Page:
Candidate: Alketa Hysenbegasi
Doctor of Philosophy
Matthew Higgins , Chair
This dissertation estimates the total cost of depression and the benefits of its treatment to individual students at a large Midwest Public University. It is known that chronic depression is a common disorder, creating health problems in 10% of the population and for this reason, its economic costs (direct and indirect costs) to the society have been widely analyzed. However, so far, there is no completed study that investigates the economic impact of depression on the worker performance that considers both subjective and objective measures of productivity. This is because objective measures of productivity are difficult to collect and they are available only for some categories of occupations. Most studies above have relied on self-reported data of productivity that may bias the estimated cost of depression and have usually investigated only one cost component of depression.
In order to fill this gap in literature, I evaluate college students who are involved in academic and non-academic activities. There are two reasons for choosing this population group. First, depression is usually called the "youth disease" because of its highest prevalence among young people aged 18-34 years old and second, students belong to a unique set of individuals whose quantity and quality of work is regularly evaluated through their course grade. In this dissertation, I use retrospective data that are collected from the Health Center and the Registrar Office at Western Michigan University. Additional data has been obtained from the delivery of a survey 314 students treated with depression and their controls (892). The response rate was 37%, which left me with a total of 450 students in my final sample.
First, I measure the overall impact of depression disorders and the effectiveness of its treatments of the student performance at school. Tests for selectivity bias and error component are performed. Random and fixed effects estimators are used to investigate the effect of the student health status and other factors on their school performance, which is measured by the student GPA. An important issue discussed here is the effectiveness of depression treatment. I expect that depression treatments such as counseling and/or drug therapies lead to changes in the student health status which will be followed by positive changes in the student performance at school. Further, I develop and validate different measurements of the student performance. The correlation between the student self-reported performance measure and the GPA is evaluated.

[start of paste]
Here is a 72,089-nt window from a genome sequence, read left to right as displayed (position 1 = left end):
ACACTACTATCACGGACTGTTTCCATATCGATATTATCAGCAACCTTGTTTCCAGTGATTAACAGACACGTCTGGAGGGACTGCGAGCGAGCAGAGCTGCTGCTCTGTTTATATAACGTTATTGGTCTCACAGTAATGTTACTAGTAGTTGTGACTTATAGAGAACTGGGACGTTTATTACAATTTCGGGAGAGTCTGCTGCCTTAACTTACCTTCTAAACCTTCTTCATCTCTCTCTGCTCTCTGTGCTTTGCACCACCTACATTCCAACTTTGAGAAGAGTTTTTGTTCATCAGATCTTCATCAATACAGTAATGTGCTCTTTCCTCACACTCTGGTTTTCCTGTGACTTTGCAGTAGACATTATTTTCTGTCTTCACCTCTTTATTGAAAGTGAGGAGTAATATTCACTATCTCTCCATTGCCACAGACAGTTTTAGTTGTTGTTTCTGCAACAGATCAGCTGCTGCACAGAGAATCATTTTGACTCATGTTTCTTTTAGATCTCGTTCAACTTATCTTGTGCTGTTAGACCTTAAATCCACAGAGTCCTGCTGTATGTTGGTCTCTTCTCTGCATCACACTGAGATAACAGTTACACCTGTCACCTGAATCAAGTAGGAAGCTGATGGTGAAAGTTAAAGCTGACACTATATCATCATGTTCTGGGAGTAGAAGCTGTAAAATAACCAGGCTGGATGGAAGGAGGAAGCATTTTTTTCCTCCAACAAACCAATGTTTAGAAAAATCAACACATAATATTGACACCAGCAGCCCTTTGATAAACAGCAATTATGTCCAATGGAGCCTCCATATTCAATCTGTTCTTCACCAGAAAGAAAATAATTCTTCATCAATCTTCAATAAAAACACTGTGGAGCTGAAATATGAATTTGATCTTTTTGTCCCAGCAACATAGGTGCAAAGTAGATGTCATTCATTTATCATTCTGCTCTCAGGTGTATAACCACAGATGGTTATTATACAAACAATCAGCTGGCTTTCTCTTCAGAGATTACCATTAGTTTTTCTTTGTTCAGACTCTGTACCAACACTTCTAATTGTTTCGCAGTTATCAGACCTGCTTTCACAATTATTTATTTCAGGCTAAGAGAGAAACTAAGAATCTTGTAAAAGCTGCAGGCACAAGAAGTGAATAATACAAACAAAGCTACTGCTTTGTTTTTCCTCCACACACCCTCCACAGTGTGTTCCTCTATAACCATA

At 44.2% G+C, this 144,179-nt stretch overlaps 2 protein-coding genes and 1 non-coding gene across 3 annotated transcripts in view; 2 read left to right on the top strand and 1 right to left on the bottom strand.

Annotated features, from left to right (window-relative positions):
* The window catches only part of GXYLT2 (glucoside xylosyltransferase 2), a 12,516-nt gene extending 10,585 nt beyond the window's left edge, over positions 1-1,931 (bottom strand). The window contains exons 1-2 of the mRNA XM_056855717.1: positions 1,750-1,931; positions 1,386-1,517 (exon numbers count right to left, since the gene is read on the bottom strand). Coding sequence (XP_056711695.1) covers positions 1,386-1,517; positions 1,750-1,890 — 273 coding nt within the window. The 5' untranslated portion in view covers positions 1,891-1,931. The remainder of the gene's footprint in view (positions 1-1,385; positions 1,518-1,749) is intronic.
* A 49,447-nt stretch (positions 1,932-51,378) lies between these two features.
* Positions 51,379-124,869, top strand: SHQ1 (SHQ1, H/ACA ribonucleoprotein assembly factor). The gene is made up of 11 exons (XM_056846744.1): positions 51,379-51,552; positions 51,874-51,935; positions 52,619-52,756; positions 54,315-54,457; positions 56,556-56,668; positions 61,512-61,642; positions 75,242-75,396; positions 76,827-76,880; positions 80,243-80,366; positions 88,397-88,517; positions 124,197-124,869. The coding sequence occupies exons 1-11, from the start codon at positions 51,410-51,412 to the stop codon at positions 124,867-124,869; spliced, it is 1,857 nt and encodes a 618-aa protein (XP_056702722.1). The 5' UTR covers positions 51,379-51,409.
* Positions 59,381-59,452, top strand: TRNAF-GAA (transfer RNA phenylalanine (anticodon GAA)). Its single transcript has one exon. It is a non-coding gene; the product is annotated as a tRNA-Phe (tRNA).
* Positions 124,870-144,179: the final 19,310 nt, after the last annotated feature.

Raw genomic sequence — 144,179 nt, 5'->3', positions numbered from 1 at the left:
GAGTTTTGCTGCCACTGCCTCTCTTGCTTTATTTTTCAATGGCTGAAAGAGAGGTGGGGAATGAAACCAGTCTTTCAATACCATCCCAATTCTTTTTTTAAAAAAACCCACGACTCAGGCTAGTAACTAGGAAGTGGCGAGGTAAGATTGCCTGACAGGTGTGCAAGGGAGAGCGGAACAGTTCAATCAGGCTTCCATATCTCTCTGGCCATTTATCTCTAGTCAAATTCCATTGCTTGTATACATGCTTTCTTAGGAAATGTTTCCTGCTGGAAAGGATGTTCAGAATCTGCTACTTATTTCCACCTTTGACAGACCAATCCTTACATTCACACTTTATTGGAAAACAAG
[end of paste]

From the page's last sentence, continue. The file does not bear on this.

Second, the student's activities also extend outside the academic environment. Depression disorders might affect the student's ability to work and to perform household duties. I investigate the possible impact of depression on student's labor market outcomes. Similar econometric techniques (random effects and fixed effects estimators) are applied to the equations of the student's employment, work hours, and work performance. A parallel analysis is conducted to analyze the impairment of depression on household production.
Finally I compute the overall cost of depression and net benefits of its treatment to the student population. To evaluate this cost, I consider the total outpatient, inpatient and pharmaceutical expenditures for depression. In addition, I calculate the total indirect cost of depression due to less performance at school and missed hours of work, and reduction in scheduled work hours. My calculation reveals the net benefits of depression treatments provided at the University's facilities. This project may support further research that can demonstrate the value of counseling and health services on school outcomes versus alternative uses of University funds.
For Future Students | For Current Students | For Faculty and Staff | About The Graduate College
Events | Policies/Guidelines | Dissertation Defenses | ETD | Forms
Updated October 27, 2002
Copyright © 2002-2004, Western Michigan University
The Graduate College, 260 W. Walwood Hall, Kalamazoo, MI 49008-5456 Phone: 269 387-8212